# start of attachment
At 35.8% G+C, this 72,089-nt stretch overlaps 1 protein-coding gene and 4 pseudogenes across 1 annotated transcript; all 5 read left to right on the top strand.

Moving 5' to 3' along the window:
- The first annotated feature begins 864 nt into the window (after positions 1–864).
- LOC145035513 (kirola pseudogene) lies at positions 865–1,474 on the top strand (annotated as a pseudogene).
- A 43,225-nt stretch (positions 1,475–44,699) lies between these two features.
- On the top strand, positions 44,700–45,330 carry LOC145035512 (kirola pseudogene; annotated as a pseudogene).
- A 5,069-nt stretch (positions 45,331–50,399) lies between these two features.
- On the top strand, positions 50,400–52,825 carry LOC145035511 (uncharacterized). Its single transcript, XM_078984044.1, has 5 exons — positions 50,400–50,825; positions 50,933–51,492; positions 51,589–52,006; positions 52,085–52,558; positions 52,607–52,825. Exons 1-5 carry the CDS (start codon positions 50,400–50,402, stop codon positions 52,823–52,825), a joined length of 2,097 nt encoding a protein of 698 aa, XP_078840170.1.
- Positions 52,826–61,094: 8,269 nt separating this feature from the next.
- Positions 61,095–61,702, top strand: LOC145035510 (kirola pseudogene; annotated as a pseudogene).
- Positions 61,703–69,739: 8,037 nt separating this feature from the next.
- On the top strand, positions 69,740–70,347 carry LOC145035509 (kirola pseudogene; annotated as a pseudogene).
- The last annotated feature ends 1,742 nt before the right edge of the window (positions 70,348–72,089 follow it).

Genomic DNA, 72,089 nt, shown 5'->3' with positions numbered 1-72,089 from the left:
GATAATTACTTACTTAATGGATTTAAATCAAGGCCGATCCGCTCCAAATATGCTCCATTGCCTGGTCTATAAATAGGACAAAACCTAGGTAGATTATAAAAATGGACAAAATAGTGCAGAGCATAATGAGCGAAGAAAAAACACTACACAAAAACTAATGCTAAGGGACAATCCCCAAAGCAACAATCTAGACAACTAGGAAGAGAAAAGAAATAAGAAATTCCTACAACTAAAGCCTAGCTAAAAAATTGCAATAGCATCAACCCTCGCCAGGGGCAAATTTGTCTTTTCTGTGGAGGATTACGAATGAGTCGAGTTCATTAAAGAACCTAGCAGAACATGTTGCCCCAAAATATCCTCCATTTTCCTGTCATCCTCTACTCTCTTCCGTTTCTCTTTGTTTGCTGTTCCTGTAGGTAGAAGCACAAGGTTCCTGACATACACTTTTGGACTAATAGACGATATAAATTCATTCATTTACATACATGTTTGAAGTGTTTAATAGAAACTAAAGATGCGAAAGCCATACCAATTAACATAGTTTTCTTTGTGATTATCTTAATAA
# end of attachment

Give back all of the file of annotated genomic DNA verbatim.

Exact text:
At 35.8% G+C, this 72,089-nt stretch overlaps 1 protein-coding gene and 4 pseudogenes across 1 annotated transcript; all 5 read left to right on the top strand.

Moving 5' to 3' along the window:
- The first annotated feature begins 864 nt into the window (after positions 1–864).
- LOC145035513 (kirola pseudogene) lies at positions 865–1,474 on the top strand (annotated as a pseudogene).
- A 43,225-nt stretch (positions 1,475–44,699) lies between these two features.
- On the top strand, positions 44,700–45,330 carry LOC145035512 (kirola pseudogene; annotated as a pseudogene).
- A 5,069-nt stretch (positions 45,331–50,399) lies between these two features.
- On the top strand, positions 50,400–52,825 carry LOC145035511 (uncharacterized). Its single transcript, XM_078984044.1, has 5 exons — positions 50,400–50,825; positions 50,933–51,492; positions 51,589–52,006; positions 52,085–52,558; positions 52,607–52,825. Exons 1-5 carry the CDS (start codon positions 50,400–50,402, stop codon positions 52,823–52,825), a joined length of 2,097 nt encoding a protein of 698 aa, XP_078840170.1.
- Positions 52,826–61,094: 8,269 nt separating this feature from the next.
- Positions 61,095–61,702, top strand: LOC145035510 (kirola pseudogene; annotated as a pseudogene).
- Positions 61,703–69,739: 8,037 nt separating this feature from the next.
- On the top strand, positions 69,740–70,347 carry LOC145035509 (kirola pseudogene; annotated as a pseudogene).
- The last annotated feature ends 1,742 nt before the right edge of the window (positions 70,348–72,089 follow it).

Genomic DNA, 72,089 nt, shown 5'->3' with positions numbered 1-72,089 from the left:
GATAATTACTTACTTAATGGATTTAAATCAAGGCCGATCCGCTCCAAATATGCTCCATTGCCTGGTCTATAAATAGGACAAAACCTAGGTAGATTATAAAAATGGACAAAATAGTGCAGAGCATAATGAGCGAAGAAAAAACACTACACAAAAACTAATGCTAAGGGACAATCCCCAAAGCAACAATCTAGACAACTAGGAAGAGAAAAGAAATAAGAAATTCCTACAACTAAAGCCTAGCTAAAAAATTGCAATAGCATCAACCCTCGCCAGGGGCAAATTTGTCTTTTCTGTGGAGGATTACGAATGAGTCGAGTTCATTAAAGAACCTAGCAGAACATGTTGCCCCAAAATATCCTCCATTTTCCTGTCATCCTCTACTCTCTTCCGTTTCTCTTTGTTTGCTGTTCCTGTAGGTAGAAGCACAAGGTTCCTGACATACACTTTTGGACTAATAGACGATATAAATTCATTCATTTACATACATGTTTGAAGTGTTTAATAGAAACTAAAGATGCGAAAGCCATACCAATTAACATAGTTTTCTTTGTGATTATCTTAATAA